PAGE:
• If the government in the House of Representatives accepts some Senate amendments, as in the case of the Native Title Bill, how can it be said that there is a disagreement between the houses if the Senate has not been given the opportunity to decide whether it is satisfied with the amendments accepted? It is fallacious to argue that the existence of a disagreement is revealed when the bill returns after a three month interval. In its second consideration of the Native Title Bill, which then included some of its earlier amendments, the Senate made different amendments in an attempt to reach agreement, and again the government accepted some of those amendments but did not provide the opportunity for the Senate to consider whether it was satisfied with those amendments.

These matters remind us that the purpose of traditional parliamentary procedures is to seek agreement. Section 57, in its references to amendments, contemplates that those procedures will be used in an attempt to reach agreement before the section is resorted to as a means of resolving a remaining disagreement. It must be remembered that what the framers had in mind was a system of legislation by representative assemblies, not a system of executive domination.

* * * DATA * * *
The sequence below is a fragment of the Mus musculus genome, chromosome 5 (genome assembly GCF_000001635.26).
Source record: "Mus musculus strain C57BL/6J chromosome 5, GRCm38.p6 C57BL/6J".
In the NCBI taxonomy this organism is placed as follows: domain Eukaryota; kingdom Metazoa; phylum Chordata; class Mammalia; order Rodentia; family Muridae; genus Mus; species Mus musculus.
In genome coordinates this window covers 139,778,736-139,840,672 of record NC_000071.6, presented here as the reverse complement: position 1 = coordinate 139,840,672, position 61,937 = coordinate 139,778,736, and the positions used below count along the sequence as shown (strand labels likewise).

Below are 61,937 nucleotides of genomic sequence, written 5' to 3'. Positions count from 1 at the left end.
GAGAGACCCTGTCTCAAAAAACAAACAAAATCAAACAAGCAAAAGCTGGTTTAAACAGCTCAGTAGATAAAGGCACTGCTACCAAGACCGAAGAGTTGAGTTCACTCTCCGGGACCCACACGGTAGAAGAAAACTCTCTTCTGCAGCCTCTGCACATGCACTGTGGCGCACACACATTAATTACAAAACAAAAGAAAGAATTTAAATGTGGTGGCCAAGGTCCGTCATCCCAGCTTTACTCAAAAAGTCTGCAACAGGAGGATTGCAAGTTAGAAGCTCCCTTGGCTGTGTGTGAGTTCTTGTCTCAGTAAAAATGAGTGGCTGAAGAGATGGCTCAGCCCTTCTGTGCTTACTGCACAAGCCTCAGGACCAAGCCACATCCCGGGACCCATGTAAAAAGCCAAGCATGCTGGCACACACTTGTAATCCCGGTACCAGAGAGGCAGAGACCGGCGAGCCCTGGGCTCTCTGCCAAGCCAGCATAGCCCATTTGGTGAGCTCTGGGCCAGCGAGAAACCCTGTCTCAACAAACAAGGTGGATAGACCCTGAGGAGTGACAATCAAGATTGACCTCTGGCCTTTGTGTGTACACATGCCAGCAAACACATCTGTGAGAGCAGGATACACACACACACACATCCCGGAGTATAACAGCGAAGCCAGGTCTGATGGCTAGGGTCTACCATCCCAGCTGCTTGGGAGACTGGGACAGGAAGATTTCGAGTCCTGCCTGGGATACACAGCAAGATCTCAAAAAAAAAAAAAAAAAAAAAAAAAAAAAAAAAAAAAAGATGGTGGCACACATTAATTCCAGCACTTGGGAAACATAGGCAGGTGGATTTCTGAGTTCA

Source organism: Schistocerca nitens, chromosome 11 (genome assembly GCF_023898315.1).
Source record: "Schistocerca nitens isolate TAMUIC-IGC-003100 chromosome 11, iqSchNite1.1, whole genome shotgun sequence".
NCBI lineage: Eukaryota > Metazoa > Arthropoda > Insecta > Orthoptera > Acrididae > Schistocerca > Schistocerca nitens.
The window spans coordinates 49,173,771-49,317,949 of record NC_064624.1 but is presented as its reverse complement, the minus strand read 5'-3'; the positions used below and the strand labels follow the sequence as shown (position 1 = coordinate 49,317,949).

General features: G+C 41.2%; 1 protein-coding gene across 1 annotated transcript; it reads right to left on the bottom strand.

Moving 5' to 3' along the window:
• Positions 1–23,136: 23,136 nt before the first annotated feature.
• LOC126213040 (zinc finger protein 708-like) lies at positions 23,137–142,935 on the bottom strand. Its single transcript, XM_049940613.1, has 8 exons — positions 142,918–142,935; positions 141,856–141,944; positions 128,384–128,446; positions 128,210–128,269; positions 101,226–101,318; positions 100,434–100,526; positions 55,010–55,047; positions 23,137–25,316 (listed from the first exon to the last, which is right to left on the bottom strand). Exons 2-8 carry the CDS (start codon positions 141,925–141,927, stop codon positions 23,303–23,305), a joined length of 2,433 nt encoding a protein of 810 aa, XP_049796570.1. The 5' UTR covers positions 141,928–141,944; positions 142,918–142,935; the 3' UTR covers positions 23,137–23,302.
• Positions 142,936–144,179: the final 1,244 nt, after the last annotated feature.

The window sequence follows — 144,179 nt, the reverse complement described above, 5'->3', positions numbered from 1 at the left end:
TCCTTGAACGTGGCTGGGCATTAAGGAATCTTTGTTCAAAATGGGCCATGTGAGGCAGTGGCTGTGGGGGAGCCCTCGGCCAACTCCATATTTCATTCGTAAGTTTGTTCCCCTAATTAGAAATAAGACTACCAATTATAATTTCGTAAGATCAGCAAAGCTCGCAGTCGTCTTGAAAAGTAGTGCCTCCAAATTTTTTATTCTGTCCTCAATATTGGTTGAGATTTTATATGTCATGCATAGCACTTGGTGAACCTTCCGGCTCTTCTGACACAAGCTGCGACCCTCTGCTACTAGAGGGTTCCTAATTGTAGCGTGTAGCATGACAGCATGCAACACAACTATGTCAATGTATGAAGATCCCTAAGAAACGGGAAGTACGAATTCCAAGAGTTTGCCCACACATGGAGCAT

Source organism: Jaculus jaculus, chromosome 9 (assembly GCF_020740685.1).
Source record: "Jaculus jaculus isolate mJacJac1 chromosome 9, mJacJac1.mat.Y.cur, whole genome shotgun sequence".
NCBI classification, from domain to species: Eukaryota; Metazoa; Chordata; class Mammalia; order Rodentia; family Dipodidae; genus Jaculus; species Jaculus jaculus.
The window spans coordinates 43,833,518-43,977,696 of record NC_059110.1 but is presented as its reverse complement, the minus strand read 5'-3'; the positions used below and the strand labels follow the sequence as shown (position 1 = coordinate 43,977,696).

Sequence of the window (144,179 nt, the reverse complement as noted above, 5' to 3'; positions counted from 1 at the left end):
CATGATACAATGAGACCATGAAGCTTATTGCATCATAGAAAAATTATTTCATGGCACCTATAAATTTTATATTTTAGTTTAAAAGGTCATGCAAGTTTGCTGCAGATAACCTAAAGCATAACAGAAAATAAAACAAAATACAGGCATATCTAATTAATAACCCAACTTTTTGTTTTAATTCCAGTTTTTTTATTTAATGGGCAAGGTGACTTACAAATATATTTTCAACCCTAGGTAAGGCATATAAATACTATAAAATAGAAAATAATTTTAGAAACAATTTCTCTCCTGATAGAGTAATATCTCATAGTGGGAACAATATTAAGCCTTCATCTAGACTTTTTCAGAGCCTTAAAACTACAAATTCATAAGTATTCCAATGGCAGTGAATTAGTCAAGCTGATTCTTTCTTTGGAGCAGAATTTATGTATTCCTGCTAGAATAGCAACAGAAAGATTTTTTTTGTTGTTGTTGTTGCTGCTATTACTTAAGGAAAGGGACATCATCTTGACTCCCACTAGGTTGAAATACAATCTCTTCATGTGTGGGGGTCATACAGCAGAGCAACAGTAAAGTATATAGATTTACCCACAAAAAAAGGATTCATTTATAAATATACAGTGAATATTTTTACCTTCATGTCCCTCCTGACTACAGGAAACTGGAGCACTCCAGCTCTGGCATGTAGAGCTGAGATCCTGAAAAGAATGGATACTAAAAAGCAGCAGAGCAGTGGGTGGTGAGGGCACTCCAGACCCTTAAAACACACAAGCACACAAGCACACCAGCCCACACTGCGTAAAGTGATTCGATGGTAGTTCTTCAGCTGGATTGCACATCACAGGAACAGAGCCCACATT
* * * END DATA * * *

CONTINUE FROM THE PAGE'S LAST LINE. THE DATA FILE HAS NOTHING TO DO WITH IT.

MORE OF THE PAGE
Even if all this is regarded as arguable, why would a government run the risk of going through the whole process of a double dissolution and a joint sitting only to have the legislation passed by that process found to be invalid? Why would a government not emulate the wise caution of its predecessor in 1951? The explanation for this risk being run has been suggested in the Senate: the Native Title Bill was treated in this way because the government was anxious to have the first stage of a double dissolution ‘trigger’ before the House rose for the Christmas break in 1997. It is the only plausible explanation so far advanced, and it means that the political timetable determined the course of action rather than sound legal advice.

Postscript

The Native Title Amendment Bill 1997 will now not provide a ground for a double dissolution.